Oxford University-developed COVID-19 vaccine shows promise

OXFORD, U.K. (NBC) – As the coronavirus pandemic rages on, there’s encouraging news in the race to develop a vaccine.

Early research suggests a vaccine being developed in the U.K. is safe and effective and could potentially be available by the end of 2020

Oxford University Doctor Adrian Hill is the Director of the Jenner Institute. He said, “It’s really a pleasure to be able to share these results.”

Critical early data from human trials of a vaccine being developed by pharmaceutical company AstraZeneca and Oxford University indicates it induced two immune responses: the production of antibodies and the production of T-cells, which attack virus cells.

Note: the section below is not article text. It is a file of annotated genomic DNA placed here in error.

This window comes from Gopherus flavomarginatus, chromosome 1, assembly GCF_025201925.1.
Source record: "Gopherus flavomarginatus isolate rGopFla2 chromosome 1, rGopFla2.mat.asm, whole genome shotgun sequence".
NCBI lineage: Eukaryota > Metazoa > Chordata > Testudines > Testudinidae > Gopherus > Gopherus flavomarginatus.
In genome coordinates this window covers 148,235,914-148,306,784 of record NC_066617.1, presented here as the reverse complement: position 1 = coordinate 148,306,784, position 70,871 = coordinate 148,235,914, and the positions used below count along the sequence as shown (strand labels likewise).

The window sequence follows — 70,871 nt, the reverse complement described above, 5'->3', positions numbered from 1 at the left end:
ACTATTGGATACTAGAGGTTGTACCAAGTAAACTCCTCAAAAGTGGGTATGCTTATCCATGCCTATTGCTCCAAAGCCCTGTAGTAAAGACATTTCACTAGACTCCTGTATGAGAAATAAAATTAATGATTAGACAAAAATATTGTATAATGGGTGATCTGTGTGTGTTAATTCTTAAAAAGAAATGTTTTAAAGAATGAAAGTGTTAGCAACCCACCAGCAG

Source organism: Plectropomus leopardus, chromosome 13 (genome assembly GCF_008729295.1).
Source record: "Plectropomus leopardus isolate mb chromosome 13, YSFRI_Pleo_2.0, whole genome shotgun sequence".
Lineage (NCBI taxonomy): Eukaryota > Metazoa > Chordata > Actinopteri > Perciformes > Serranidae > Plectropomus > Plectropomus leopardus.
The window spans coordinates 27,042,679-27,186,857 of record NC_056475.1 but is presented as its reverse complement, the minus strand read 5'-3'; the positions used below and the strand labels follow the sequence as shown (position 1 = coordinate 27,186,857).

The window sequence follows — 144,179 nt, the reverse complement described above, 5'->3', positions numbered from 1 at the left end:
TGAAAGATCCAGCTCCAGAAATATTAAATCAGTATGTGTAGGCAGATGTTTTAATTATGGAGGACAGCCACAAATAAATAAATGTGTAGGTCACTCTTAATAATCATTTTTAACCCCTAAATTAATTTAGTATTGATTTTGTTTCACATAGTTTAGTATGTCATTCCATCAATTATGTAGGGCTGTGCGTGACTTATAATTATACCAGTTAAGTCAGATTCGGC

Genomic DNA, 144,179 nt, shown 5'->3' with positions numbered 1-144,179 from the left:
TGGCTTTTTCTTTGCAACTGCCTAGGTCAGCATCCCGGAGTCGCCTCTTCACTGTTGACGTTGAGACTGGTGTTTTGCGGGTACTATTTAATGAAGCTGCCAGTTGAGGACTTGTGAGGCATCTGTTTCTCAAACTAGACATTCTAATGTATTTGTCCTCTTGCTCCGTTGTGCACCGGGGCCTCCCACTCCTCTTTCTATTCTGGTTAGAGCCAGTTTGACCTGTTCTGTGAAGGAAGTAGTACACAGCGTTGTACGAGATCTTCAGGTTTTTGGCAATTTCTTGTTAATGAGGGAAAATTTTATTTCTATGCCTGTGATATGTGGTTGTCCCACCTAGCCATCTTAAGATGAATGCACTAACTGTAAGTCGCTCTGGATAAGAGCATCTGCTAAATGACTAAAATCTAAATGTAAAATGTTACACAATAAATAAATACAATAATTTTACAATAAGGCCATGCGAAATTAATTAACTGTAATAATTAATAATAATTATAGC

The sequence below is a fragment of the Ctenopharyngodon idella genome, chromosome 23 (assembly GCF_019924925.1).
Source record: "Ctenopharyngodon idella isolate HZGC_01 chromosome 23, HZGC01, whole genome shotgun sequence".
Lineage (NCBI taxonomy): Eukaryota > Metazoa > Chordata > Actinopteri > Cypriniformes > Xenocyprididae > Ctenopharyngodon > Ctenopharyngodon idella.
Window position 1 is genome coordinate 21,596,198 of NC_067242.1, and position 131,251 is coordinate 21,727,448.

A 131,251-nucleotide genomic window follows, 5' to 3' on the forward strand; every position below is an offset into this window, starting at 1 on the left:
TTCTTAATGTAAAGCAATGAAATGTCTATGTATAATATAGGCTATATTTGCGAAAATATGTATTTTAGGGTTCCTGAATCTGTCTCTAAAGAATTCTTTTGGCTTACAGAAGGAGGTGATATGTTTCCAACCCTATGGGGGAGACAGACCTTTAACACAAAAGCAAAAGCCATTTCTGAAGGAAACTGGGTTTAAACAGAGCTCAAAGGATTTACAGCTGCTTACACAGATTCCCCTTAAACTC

AstraZeneca’s Executive Vice-President for Biopharmaceuticals R&D Mene Pangalos said, “We don’t know if one is more important than the other at the moment, but we think both are important so we’re happy to see both in our vaccine.”

No serious side effects were reported. Headache and fatigue were the most common.

The vaccine is already in phase three trials to determine if the vaccine protects against infection.

Just days ago, Massachusetts-based Moderna announced its vaccine candidate has also been found to induce immune responses. It’s aiming to move to phase three trails by the end of the month.

According to the World Health Organization, more than 100 potential vaccines are in development.

Dr. Anthony Fauci said, “By the end of this calendar year and the beginning of 2021, I feel optimistic. Nobody guarantees, but I feel optimistic that we will have a vaccine.”

Oxford University and AstraZeneca have agreed to supply Europe with 400 million doses of vaccine as early as the end of the year if additional studies and research continue to go well.

Leave a Comment:

Note: By commenting below you agree to abide by the KOBI5.com commenting guidelines. View the KOBI5.com Comment Board Guidelines »

Skip to content